This amendment drafted in 1923 by Alice Paul states that equality of rights under the law shall not be denied or abridged by the United States or any State an account of them being female or male. Later in time this amendment died. It did not achieve ratification in 1982 by a minimum of 38 states (Imbornoni, Time Line 2, 2007). On June 20th of that same year, Title IX of the Education Amendments bans sex discrimination in schools. One benefit is that women enrolled more in athletics programs and professional schools increase (Imbornoni, Time Line 2, 2007).
In 1978 a big step for women takes place. The pregnancy discrimination act comes into effect. This means a woman cannot be fired due to becoming pregnant or cannot be made to take leave if they chose to continue to work (Imbornoni, Time Line 2, 2007). Many changes for women have come about in the many years that have passed. Women today are continuing to fight for the rights of things they should also be included in. Now, for a bit of recent history when it comes to women’s rights and what is fair. In the 1990’s a new living wage movement appears.
These included campaigns to pass local ordinances either being a local minimum wage that would be in effect for all places of employment or requiring the workers contracting with local government also pay a living wage. This alone is not enough to slow the markets pressures of wages as a price (Acker, 2005). Now for a quoted estimate about the gender pay gap and that it would close within 30 years. It was thought that it was women’s choices that were causing the pay gap. Statistics have shown that in the year 2001, white women earned 73% of what a white man earned.
That same year black women had close to the same result, 85% of what the black males made. This seems to show that men of any race or ethnic background make more than a woman (Lips, n. d. ). Over time women have made some stands for the rights they believed they were not receiving. Improvements have been made and will most likely continue, but not unless women continue to stand for the right they should have. Rights men have, and women should. We are all equal and should all be treated as such. Time has shown progress so let’s have strong hopes for the future of women and equality.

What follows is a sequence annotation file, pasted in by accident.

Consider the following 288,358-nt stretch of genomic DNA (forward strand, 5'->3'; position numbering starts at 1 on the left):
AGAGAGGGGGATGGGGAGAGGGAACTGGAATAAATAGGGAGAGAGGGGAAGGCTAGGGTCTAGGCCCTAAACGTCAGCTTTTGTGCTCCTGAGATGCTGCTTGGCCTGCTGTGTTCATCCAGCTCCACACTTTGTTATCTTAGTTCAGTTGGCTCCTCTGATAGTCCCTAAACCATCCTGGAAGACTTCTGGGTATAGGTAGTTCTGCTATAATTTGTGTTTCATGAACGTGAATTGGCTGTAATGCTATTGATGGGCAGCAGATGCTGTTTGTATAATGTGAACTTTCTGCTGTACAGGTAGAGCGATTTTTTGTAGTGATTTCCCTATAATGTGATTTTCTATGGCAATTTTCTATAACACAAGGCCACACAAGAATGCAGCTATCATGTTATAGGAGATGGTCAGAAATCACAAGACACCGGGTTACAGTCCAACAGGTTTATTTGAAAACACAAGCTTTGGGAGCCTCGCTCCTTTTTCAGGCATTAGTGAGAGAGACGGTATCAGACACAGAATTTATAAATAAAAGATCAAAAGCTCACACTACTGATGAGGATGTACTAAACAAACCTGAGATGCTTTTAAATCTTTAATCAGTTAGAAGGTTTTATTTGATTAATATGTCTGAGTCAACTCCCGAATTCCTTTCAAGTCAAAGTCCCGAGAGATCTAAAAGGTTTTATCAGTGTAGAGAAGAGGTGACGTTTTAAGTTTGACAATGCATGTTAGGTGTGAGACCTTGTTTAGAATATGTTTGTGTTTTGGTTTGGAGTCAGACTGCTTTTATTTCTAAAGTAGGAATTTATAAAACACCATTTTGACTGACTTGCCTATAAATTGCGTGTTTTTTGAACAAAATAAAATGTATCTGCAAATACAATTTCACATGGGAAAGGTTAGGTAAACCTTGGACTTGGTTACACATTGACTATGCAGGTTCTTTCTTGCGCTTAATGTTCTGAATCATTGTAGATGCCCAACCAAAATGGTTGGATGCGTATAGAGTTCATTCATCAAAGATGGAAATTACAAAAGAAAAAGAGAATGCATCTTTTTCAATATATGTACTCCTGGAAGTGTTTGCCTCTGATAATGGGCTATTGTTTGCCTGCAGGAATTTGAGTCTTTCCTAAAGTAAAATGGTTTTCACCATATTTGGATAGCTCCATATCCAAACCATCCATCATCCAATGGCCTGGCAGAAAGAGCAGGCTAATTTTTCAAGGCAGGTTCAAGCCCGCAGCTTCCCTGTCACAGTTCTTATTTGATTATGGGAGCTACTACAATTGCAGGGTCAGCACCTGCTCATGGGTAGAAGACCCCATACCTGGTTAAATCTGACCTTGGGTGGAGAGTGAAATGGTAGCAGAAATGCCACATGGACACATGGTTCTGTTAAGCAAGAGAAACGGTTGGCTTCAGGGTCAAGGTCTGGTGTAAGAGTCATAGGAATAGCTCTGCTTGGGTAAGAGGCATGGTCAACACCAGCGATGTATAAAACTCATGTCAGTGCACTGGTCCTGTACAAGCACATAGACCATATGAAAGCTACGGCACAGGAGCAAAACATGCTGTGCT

References Acker, J. (2005). Living Wages, Equal Wages: Gender and Labor Market Policies in the United States. Gender, Work & Organization, 12(3), 291-294. doi:10. 1111/j. 1468-0432. 2005. 00274_1. x. Albelda, R. (2004). Living Wages, Equal Wages: Gender and Labor Market Policies in the United States (Book). Feminist Economics, 10(1), 160-164. Retrieved from Academic Search Premier database Fredman, S. , (2008). Reforming Equal Pay Laws. Industrial Law Journal, 37(3), 193. Retrieved from Academic Search Premier database Imbornoni, A. , (2009). Women’s rights movement in the u. . Retrieved July 12, 2010, from http://www. infoplease. com/spot/womenstimeline1. html Imbornoni, A. , (2009). Women’s rights movement in the u. s. Retrieved July 12, 2010, from http://www. infoplease. com/spot/womenstimeline2. html Lips, H. , (n. d. ). The gender wge gap: Debunking the rationalizations. Retrieved July, 12, 2010, from http://www. womensmedia. com/new/Lips-Hilary-gender-wage-gap. shtml Tarr-Whelan, L. (1993). Women Today and the Women’s Movement. Social Policy, 23(4), 8-13. Retrieved from Academic Search Premier database. United States Department of Labor. 2009). WB: and overview 1920-2009. Retrieved July 12, 2010, from http://www. dol. gov/wb/info_about_wb/interwb. htm U. S. Dept. of State, (2007). The declaration of sentiments: Seneca falls, New york, 1848. Retrieved July 12, 2010, from http://www. infoplease. com/ipa/A0875901. html Women’s Trade Union League (WTUL), (2000). Gale Encyclopedia of U. S. Economic History. 2000. Retrieved July 12, 2010 from Encyclopedia. com: http://www. encyclopedia. com/doc/1G2-3406401044. html Worldwar-2. net. (2010). Introduction. Retrieved July 12, 2010, from http://www. worldwar-2. net/